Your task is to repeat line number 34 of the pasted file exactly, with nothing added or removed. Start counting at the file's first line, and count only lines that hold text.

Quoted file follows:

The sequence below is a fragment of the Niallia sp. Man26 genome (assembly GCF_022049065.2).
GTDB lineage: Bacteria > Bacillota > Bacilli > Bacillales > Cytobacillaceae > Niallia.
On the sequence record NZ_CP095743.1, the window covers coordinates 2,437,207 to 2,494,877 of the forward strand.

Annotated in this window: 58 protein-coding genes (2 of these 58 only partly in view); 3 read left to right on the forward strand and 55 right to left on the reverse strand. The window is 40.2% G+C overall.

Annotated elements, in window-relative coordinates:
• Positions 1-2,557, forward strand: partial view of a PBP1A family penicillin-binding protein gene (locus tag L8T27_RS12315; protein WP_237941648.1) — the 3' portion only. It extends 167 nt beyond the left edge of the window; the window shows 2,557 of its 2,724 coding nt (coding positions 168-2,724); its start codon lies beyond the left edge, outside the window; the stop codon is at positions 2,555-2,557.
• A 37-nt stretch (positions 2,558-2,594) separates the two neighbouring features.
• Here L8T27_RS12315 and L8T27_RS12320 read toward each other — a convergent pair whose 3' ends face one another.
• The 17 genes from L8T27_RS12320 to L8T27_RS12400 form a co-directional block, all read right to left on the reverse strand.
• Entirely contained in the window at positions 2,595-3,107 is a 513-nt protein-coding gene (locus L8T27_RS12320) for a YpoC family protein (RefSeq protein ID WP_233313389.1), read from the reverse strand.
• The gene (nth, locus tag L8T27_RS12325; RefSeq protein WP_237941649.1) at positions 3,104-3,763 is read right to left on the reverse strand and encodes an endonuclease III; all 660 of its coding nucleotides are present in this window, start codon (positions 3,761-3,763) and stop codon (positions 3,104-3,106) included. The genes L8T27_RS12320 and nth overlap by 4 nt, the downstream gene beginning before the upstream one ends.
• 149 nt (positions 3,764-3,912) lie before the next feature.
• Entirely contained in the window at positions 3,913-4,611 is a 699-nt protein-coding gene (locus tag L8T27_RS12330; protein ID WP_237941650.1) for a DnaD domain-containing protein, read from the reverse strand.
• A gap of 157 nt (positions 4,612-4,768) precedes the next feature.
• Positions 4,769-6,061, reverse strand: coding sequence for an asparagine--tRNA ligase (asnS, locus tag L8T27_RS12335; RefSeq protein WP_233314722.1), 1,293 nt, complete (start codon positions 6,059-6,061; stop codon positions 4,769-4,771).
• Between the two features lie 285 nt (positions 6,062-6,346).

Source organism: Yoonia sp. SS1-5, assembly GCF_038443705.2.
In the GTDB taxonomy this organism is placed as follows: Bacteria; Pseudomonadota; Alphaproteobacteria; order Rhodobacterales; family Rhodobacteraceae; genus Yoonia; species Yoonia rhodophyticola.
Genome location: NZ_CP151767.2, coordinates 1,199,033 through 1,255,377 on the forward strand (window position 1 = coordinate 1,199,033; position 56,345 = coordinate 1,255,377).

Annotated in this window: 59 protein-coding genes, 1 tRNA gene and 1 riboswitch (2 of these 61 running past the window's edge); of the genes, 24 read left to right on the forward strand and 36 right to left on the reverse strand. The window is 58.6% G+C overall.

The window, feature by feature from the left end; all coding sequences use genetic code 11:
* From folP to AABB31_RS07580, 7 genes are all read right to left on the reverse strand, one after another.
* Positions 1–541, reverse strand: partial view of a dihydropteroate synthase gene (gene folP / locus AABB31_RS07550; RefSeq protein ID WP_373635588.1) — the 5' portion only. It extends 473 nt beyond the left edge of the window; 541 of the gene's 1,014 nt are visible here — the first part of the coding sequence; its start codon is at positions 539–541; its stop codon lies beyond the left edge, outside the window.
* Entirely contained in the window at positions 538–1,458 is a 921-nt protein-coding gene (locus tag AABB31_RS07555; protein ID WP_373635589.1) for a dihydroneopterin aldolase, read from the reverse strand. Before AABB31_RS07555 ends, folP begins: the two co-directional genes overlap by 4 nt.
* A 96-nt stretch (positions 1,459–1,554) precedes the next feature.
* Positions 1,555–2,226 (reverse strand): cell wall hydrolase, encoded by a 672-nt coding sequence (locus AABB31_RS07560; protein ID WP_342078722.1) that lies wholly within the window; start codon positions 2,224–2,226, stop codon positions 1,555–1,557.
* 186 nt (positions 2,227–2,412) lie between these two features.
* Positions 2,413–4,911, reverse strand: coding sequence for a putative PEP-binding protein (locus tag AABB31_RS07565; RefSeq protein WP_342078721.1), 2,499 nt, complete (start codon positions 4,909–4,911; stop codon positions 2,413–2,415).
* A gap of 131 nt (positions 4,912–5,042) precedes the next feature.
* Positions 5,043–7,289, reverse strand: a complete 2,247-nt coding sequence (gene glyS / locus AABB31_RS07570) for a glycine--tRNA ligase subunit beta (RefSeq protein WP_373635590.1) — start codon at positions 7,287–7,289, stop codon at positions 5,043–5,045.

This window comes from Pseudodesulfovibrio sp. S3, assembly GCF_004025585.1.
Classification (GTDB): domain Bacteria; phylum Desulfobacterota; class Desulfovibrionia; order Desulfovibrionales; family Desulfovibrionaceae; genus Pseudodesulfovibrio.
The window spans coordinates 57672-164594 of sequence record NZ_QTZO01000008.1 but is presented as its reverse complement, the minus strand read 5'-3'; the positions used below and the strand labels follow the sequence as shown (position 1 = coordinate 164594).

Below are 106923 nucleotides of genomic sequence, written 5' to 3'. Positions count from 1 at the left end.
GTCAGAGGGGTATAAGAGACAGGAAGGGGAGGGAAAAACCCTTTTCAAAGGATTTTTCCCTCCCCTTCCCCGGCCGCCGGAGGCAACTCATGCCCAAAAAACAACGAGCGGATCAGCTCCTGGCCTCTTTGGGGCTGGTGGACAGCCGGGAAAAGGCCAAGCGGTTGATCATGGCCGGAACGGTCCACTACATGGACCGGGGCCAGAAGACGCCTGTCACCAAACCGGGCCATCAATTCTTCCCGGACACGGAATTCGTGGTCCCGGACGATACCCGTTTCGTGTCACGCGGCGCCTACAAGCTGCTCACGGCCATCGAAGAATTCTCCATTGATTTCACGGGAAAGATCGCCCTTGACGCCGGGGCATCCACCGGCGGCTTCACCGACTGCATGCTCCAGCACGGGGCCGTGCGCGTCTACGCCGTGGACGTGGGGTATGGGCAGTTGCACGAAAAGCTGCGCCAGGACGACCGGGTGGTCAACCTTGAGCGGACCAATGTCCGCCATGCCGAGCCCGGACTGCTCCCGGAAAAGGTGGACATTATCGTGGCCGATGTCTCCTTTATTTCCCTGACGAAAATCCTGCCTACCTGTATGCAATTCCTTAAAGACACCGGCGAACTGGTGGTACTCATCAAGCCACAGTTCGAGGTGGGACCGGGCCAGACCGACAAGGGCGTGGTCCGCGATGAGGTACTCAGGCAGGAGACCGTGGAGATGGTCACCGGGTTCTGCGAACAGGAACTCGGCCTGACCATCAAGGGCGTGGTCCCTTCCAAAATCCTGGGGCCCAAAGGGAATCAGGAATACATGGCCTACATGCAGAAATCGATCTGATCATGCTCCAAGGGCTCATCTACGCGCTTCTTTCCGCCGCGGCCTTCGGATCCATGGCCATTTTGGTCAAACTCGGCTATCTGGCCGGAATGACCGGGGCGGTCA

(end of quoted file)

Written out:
Below are 106923 nucleotides of genomic sequence, written 5' to 3'. Positions count from 1 at the left end.